“If Christianity is the solution, then I don’t believe in the problem” – I suspect many of you would be inclined to think something along these lines. Let’s explore this briefly. I write on this topic as I think it’s important, and in the gracious outworking of God’s plan, others have told me some things that have changed my life and that grip my intellect and view of the world in a way that alternatives have not been able to… So, here you go. (Sorry for the odd layout of these pictures; sorting out the html is too tricky for me. They’re odd books, from what I hear [see, e.g. here], so maybe it’s appropriate.)
I was particularly provoked into writing this after hearing a conversation in Burger King earlier in the week. As I sat there by myself killing some time by sipping on a small chocolate shake and half-heartedly pretending to read up on bioinformatics (yeah, my life is exciting), I quickly noticed the conversation occurring a few metres in front of me – bioinformatics textbooks can have that effect. Two uni student-aged guys were discussing Christianity; one a Christian with evangelistic intent, the other a reasonably intelligent skeptic. Neither were hugely well informed, making for rather frustrating listening. As one might expect given the state of teaching in most Auckland churches, even though he was generally the one driving the conversation in terms of topic, the Christian was forced to back down on or admit not knowing an answer to a number of points. He knew what he believed, kind of, but his reasons for doing so were soon found wanting, leaving him with an incoherent muddle of mostly unjustified ideas.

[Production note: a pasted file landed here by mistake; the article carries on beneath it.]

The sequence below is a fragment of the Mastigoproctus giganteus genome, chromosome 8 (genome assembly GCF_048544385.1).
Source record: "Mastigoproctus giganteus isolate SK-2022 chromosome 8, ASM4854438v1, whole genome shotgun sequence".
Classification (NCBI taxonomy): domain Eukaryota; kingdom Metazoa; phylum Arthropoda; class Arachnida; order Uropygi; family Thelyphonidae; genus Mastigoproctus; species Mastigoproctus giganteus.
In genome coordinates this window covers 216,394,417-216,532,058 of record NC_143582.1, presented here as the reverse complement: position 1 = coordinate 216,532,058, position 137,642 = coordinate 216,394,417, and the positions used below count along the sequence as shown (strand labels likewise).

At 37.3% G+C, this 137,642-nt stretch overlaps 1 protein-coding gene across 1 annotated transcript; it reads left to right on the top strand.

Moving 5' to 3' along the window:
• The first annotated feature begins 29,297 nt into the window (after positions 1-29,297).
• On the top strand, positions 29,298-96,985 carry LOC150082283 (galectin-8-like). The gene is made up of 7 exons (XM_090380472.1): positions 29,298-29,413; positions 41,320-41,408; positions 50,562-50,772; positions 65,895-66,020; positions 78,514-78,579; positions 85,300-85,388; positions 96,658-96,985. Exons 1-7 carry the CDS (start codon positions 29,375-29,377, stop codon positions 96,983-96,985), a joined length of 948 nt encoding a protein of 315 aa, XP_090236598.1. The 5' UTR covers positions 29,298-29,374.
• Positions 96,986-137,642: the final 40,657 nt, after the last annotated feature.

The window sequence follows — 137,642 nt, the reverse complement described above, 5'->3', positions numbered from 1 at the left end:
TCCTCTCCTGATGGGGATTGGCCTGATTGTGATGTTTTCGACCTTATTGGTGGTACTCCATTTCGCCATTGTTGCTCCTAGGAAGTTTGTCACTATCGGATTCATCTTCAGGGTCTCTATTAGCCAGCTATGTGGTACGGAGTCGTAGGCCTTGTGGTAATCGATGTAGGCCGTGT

This Christian guy had a remarkably interested interlocutor, but the way ahead for this discussion was strewn with rocks that he was ill-equipped to remove. The conversation began, or I first noticed it, as they debated about the necessity of faith; it moved on to the more comfortable topics of politics and morality, but I’ll stick with that first part. The Christian spoke of perceived psychological benefits – faith gives you hope and security and inner peace – and the non-Christian basically said that he didn’t need it. It was a fair answer; not because faith in Christ is actually an optional add-on to a successful middle-class student life, but because that was how it had, to all intents and purposes, been ‘sold’. The acceptance or rejection of Christianity by a person should not be made to rest on mere aesthetic appeal (or lack thereof). Unfortunately, perhaps most young adults in churches in Auckland hang their faith (and doubts) on aesthetic factors without seriously considering the alternatives. This is not to say that aesthetics is unimportant or irrelevant, but in explaining and defending the gospel, there is much more that needs to be said. [Why didn’t I say something, you ask? I was considering it, but them getting up to leave after a few minutes was enough of an excuse for me to not leave my introverted comfort zone.]
Christianity is not, in the first instance, answering any of the questions that people in our society commonly come to it (as a worldview) with. How can I be happy? How can I be a better person? How can I have better/more/any sex? What can I do to make more money? How will I survive through the dark and lonely nights and overcome my existential angst? How can I succeed? What political system should govern our society? Should I pursue career/relationship/education-pathway X? How do I achieve inner peace? Why do I spend so much / so little time reading this blog? Intelligent, fascinating, even ‘good’ questions… But, according to the gospel, not the central one.